How to handle a counteroffer
A counteroffer can throw a spanner in the works. You’re all set to move job, excited for more money, fresh challenges and new company culture and then your current employer counter offers you, the place where you may have spent hours complaining to colleagues about countless things but now you’re still wondering if you should stay, sound familiar?
Now you must carefully consider both opportunities and weigh up the pros and cons, here are a few tips to help you.
1. Why were you looking in the first place?
50%-80% of employees voluntarily leave their employer within six months of accepting a counteroffer as promises aren’t kept! There must have been a reason you uploaded your CV to a job site or contacted a recruiter and whatever that reason maybe it’s unlikely going to change if it hasn’t done so already.
2. Apart from the money, what will change?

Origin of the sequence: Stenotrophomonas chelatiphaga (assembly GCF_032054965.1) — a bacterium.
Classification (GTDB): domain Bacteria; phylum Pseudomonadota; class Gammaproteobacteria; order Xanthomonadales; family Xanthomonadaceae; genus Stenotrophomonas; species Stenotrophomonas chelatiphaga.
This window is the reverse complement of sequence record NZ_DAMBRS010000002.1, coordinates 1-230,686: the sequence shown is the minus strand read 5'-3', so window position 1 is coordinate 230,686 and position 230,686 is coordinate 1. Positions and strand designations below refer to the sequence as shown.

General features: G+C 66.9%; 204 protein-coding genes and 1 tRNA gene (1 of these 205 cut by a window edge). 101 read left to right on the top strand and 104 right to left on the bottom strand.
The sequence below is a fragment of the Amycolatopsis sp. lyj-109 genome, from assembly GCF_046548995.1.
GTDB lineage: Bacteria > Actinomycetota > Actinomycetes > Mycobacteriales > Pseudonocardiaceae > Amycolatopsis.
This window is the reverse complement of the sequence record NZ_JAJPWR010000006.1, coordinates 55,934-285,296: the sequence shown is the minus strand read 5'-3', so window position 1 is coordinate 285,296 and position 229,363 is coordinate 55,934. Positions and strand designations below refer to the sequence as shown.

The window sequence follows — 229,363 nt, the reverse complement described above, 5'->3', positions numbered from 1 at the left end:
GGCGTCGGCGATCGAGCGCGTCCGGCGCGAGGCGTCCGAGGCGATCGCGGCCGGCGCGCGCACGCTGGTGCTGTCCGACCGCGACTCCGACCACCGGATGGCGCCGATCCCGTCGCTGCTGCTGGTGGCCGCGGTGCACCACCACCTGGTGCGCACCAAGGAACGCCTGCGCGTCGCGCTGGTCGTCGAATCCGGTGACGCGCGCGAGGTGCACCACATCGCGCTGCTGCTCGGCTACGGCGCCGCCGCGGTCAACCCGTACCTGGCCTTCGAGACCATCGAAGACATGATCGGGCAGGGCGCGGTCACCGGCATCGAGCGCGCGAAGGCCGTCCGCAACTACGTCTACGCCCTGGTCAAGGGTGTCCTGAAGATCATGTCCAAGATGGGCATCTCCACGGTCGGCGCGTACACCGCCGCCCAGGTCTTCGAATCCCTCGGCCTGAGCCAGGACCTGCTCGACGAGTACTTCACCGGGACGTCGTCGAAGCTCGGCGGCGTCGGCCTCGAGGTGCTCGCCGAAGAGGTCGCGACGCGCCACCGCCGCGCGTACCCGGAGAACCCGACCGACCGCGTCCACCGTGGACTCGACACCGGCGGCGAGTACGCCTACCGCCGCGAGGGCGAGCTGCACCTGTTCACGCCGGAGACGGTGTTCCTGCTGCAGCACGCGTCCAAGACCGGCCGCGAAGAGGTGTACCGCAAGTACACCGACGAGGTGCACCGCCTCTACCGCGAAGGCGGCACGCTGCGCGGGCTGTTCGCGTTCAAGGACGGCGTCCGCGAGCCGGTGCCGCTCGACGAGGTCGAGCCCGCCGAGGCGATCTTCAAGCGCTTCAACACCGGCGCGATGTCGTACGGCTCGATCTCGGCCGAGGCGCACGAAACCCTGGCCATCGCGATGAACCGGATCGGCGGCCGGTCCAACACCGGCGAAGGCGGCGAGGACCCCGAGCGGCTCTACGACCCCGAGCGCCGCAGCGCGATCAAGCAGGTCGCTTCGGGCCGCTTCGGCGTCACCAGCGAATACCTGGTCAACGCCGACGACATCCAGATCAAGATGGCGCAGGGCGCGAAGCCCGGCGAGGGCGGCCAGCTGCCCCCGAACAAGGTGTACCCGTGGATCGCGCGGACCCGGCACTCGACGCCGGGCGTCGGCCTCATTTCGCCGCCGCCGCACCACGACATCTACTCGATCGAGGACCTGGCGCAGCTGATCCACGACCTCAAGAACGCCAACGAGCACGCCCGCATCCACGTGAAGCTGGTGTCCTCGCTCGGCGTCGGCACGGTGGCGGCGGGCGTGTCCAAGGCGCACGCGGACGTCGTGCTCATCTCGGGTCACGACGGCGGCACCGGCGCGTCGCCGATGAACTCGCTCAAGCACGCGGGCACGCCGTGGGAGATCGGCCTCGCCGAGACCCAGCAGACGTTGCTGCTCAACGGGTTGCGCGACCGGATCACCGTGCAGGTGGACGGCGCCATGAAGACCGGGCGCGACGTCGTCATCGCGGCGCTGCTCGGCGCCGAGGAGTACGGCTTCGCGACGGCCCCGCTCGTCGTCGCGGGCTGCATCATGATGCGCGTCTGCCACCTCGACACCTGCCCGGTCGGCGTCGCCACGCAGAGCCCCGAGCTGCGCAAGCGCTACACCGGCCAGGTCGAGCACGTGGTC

An employer may feel that if you’re an asset to their business by throwing more money at you it could change your mind and you would stay (and for some people this may be enough). BUT, don’t forget the other reasons you would dread heading into work in the mornings.
3. Compare between all jobs
If you’re in this position you would have had interviews with other companies, if so when you came out of the interviews did you feel excited about the role and the prospects of starting a new job? If so, this is a strong indicator that it’s time to move on.
4. Would progression still be an option?
If you accept the counteroffer, then consider the possibilities of progression, would you still have that opportunity? Not to mention that should the worst happen, and your company need to make redundancies, would you be the first in the firing line because managers now see you as the employee who debated accepting a job offer from a competitor?
Receiving a counteroffer does have one big perk. It shows you that your current employer does value you, what you bring to the company and that they’d be sad to see you leave. Although this is a nice thought, you need to put you and your career first. Carefully and professionally go over both/all offers and feel confident with your final decision, whether that is to stay or go.